Oh, look at the time. It’s 2:30 now. I’ve officially paced until it is time to feed him again. I can only hope this little guy goes to sleep after he eats this time…

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Comments

  1. Claire Metters says:

    I was flooded of memories reading this. Like yourself, I was diagnosed after my first child was born, then waited until first child had reached school age before conceiving second child. This was followed by a complete freak out at how society lied about two children being easier than one! Its true. So some words that I hope will help…

    1. It DOES get easier, you’re a smart lady and will find routines slipping into place. If they don’t come naturally, make achievable plans to help formulate them.

    2. We naturally lose baby caring skills when we no longer need them (along side the memory of how painful labour is!), don’t be hard on yourself for having to re-learn. You’re human, even though you may feel like a machine atm.

    3. It was always going to be a tough time for your sleep. Don’t be hard on yourself. It’s perfectly OK to put a film on for Julianne to occupy herself at the same time Jack is sleeping. Make this ‘your time’ to nap. I’m not a fan of children sitting in front of screens, but needs must!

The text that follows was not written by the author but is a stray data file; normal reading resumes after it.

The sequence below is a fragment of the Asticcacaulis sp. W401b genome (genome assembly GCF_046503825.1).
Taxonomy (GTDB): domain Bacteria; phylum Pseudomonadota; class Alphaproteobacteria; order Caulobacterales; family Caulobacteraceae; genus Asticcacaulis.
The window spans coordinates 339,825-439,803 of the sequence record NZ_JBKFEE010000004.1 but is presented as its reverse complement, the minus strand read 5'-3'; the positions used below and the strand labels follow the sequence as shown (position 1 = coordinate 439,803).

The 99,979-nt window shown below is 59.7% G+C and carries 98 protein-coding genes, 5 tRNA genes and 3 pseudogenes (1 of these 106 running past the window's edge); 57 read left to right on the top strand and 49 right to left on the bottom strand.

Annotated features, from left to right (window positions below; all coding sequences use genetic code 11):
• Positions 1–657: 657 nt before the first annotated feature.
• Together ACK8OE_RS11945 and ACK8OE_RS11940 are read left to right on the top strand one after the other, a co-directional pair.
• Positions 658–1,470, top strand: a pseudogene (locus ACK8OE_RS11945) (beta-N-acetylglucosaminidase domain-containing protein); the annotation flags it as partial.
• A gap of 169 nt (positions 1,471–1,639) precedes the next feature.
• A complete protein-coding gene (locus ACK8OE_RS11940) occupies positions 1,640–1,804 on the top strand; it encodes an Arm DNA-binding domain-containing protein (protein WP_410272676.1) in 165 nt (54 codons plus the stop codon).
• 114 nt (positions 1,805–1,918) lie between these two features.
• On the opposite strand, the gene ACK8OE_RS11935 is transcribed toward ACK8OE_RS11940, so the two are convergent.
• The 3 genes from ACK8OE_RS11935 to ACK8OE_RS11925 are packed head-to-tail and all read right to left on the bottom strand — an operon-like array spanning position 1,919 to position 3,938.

4. Keep the baby bag always packed and ready to grab. It makes getting out the house so much easier and being out just for half an hour can help you feel a little more human.

    5. In the UK we have a technique we refer to as ‘sleepy feeds’. Basically feeding baby just before you go to bed, even if they are asleep. You my find this suggestion a little odd if you haven’t come across it before, but trust me it’s worth googling! Baby stays asleep for a little bit longer and can help them eventually sleep through the night :)

    6. Don’t be afraid to ask for help. I’m sure a lovely lady like yourself is surrounded by people who would be happy to give you a helping hand. Asking is not a sign of weakness. It takes strength to acknowledge we need help.